PREP 2011 Web Conference I

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[[Web_Conference_Notes|Notes from the Web Conference]]
 
[[Web_Conference_Notes|Notes from the Web Conference]]
  
[[media:Webwork-PREP-2011-Webconference1-Slides.pdf]]
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[[media:Webwork-PREP-2011-Webconference1-Slides.pdf]] (the last page has links to other resources)
  
 
===Agenda===
 
===Agenda===

Revision as of 15:57, 26 May 2011

Prep 2011 Main Page > Web Conference 1

Contents

Web-Conference 1: Introduction, background information

Date: May 26, 2011; 2-4pm EDT

Presenters: Jason Aubrey, Gavin LaRose, Paul Pearson

Resources

What a WeBWorK Problem Is

Conference Problem Authoring Document

Main PREP_2011 WeBWorK Course

Notes from the Web Conference

media:Webwork-PREP-2011-Webconference1-Slides.pdf (the last page has links to other resources)

Agenda

  1. Introduce presenters
  2. Outline of goals
    1. develop participants' technical skills to create and identify high-quality WeBWorK problems
    2. create a broadly useful and appropriate library of problems and homework problem sets for different undergraduate mathematics courses
    3. frame and initiate the development of assessment and development tools for the existing WeBWorK National Problem Library (NPL)
  3. Overview of the remainder of the workshop:
    1. Web workshop 2 (good problems) - June 2?
    2. Web workshop 3 (model courses & NPL problems) - June 9?
    3. Web workshop 4 (web conference wrap-up, NPL curation, pre-Carriage House workshop logistics) - June 16?
    4. Carriage House workshop: 23-26 June
    5. Post-workshop web conference
  4. Wiki: this page and surrounds. We will be developing this in the course of the workshop.
  5. Problem groups:
    1. Need to frame these from poll results.
  6. Problem Authoring
    1. What a WeBWorK Problem Is
    2. Introduction to Problem Authoring [This should the bulk of the conference.]
  7. Group authoring--comments on how to do this, observations about how to make it work
  8. NPL: Explore in the sample WeBWorK course

Conference material

  • Project description, dates and requirements
    • Goals: 1. develop participants' technical skills to create and identify high-quality WeBWorK problems, 2. create a broadly useful and appropriate library of problems and homework problem sets for different undergraduate mathematics courses, and 3. frame and initiate the development of assessment and development tools for the existing WeBWorK National Problem Library (NPL)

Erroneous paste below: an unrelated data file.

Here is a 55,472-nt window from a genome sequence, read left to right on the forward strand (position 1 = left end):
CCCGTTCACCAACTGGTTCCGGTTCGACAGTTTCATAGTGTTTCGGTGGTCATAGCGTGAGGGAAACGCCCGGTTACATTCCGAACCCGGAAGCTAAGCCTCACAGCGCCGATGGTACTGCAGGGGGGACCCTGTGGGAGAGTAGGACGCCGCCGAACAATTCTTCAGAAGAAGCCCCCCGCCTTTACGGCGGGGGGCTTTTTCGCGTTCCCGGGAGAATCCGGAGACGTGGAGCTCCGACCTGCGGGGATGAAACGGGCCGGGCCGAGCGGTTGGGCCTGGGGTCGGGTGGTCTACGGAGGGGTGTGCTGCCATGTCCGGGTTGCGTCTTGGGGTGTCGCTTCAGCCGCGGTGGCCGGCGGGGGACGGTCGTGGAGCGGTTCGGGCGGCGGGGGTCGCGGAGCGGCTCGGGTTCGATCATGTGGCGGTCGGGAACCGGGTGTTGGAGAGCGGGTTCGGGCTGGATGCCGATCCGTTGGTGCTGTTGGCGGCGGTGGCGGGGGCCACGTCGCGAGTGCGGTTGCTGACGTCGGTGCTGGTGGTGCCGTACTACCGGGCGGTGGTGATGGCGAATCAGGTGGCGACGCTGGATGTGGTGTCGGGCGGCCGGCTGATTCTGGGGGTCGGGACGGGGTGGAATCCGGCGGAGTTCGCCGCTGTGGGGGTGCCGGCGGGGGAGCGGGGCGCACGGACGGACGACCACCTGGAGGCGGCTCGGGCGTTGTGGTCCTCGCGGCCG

• Dates: webconference dates:
      • 1: 26 May; 2 - ; 3 - ; 4 -
      • Carriage house dates: 23-26 June
    • Requirements:
  1. There will be some work to be done between the web conferences
  2. Attend web conferences as much as possible
  3. Attend Carriage House worksohp
  • Wiki & Course: Go through exploring what we have for the wiki pages and work course
  • Set up problem groups, provide work course in which each group can work
  • Technical skills and knowledge to be covered:
  • Set up a work model for creating problems: have a problem authored by one person, handed off for review and modification by another
  • Explore NPL enough that participants can explore it to provide base for critiques and directions for improvement

Assignment for next web-conference

  • Find 2-4 problems in the NPL that we "like," in the sense of being "good" problems, for the first assignment in each model course.
  • Draft WeBWorK problems that model each of the following (or find a similar problem that the participant has already authored for WeBWorK)
    • Find the equation of the parabola through (0,1), (1,0) and (2,0).
    • Identify all points where the function f(x) = |x| + |x-1| is non-differentiable.
    • Determine if the function f(x) = sin(x^3)/x is positive, negative, or zero, and increasing, decreasing, or neither at x=2.
    • Find all critical points of g(x) = x + 1/x.
  • Read two papers on effective problems
    • R. Hubbard, Thinking about the question we ask our students, International Journal of Mathematical Education in Science and Technology (1994) 25(5):717-725
    • D. Rohrer & K. Taylor, The shuffling of mathematics problems improves learning, Instructional Science (2007) 35:481-489.
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